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Kafka: Gender, Class, and Race in the Letters and Fictions$
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Elizabeth Boa

Print publication date: 1996

Print ISBN-13: 9780198158196

Published to Oxford Scholarship Online: October 2011

DOI: 10.1093/acprof:oso/9780198158196.001.0001

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The Decaying Law Discourses of Gender, Class, and Race in The Trial

The Decaying Law Discourses of Gender, Class, and Race in The Trial

Chapter:
(p.181) 7 The Decaying Law Discourses of Gender, Class, and Race in The Trial
Source:
Kafka: Gender, Class, and Race in the Letters and Fictions
Author(s):

Elizabeth Boa

Publisher:
Oxford University Press
DOI:10.1093/acprof:oso/9780198158196.003.0007

This chapter again discusses Kafka's views on gender, race, and class, vilely depicted in his famous work The Trial and his succeeding short stories. Kafka lived in an age where the boundaries of gender, class, and even race where unstable; that is to say, evolving into something else. The previous chapters already highlighted some of the emerging trends with regard to gender and it is again discussed here, where the once symbolic male image is reduced to a vampire-like beast and where the once moral and matronly women are transformed into aggressive whores. The Trial again highlights the emerging importance of women in general. Though its protagonist's love interest is simply a typist, it is enough to say that Kafka had somehow elevated their position in literature and even respected them; albeit, not to the point that would show their promiscuity. In the end, however, Kafka saw decay in the boundaries of gender, race, and class, wherein the lines between them are increasingly blurred by the changing world and where he finds himself in the middle of it all, powerless to adapt and change.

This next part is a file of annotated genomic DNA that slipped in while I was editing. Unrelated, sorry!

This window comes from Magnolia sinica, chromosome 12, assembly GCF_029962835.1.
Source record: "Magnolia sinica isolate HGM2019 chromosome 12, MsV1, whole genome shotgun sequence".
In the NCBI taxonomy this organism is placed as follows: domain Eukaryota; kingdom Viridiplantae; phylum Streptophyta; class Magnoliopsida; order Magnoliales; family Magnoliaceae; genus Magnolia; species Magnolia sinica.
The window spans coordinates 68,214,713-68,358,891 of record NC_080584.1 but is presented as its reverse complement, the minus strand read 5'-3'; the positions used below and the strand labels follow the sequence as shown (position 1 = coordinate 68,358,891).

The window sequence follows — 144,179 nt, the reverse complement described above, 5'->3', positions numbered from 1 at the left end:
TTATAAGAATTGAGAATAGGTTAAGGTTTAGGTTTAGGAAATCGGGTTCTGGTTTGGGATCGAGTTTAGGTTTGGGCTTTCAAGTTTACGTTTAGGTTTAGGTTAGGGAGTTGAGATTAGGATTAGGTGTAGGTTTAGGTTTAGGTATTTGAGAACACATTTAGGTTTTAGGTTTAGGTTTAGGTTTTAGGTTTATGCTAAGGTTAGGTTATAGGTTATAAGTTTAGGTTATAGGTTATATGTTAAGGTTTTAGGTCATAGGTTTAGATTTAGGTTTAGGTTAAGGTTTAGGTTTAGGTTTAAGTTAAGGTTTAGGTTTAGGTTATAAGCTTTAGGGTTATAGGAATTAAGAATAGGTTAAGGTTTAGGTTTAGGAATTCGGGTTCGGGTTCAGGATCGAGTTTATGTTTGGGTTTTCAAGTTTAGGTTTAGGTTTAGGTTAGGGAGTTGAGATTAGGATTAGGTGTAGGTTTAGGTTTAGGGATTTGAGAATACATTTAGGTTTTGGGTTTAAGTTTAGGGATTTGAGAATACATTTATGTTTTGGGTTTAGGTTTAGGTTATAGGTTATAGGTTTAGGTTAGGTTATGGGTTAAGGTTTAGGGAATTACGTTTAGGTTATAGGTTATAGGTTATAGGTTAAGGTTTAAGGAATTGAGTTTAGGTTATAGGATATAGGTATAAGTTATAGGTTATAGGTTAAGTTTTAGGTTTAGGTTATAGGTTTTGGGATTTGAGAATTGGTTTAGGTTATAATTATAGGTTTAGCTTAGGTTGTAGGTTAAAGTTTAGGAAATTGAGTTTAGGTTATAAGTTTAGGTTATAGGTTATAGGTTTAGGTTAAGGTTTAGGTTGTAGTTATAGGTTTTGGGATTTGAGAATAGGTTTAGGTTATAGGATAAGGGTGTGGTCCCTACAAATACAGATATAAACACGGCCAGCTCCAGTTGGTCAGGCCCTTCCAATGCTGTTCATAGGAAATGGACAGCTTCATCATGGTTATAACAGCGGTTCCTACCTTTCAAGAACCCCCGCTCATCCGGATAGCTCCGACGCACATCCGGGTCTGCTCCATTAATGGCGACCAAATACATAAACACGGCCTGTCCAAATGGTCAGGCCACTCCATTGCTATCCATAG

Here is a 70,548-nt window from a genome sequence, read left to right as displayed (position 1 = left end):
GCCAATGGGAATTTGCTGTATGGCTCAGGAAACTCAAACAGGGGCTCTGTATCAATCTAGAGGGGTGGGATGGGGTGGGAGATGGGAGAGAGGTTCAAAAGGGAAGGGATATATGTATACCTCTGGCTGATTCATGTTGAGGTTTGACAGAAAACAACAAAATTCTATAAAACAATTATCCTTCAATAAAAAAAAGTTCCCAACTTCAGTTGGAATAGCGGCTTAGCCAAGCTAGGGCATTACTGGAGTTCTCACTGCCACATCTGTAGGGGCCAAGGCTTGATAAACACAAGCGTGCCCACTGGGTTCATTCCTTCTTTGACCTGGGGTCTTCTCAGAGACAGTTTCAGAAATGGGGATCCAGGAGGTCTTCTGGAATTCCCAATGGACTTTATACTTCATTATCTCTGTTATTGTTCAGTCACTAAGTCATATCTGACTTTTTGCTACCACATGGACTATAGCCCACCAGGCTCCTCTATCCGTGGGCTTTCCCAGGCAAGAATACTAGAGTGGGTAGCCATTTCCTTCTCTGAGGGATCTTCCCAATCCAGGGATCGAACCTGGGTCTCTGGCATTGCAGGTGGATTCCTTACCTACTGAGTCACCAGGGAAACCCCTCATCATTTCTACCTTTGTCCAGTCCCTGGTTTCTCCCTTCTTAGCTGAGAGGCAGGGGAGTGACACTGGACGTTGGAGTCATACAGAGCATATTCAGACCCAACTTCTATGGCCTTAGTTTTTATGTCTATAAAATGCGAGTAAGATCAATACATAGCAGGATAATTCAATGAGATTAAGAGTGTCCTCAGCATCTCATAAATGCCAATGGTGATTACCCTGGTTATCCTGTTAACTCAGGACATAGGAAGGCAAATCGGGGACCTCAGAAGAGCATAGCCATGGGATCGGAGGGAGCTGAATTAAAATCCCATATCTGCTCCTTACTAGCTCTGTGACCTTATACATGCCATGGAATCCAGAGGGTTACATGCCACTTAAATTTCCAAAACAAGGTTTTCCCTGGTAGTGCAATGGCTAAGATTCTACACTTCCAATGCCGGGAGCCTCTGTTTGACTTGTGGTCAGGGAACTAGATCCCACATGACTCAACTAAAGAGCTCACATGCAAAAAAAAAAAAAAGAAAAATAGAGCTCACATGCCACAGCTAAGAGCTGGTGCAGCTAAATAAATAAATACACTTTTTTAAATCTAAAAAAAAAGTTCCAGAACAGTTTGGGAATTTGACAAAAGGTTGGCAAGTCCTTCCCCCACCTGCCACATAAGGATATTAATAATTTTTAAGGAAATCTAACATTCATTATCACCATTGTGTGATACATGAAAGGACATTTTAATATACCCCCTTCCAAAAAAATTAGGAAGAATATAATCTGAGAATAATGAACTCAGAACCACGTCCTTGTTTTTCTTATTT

Keywords:   feminism, race, gender, boundaries, class, existentialism, Kafka

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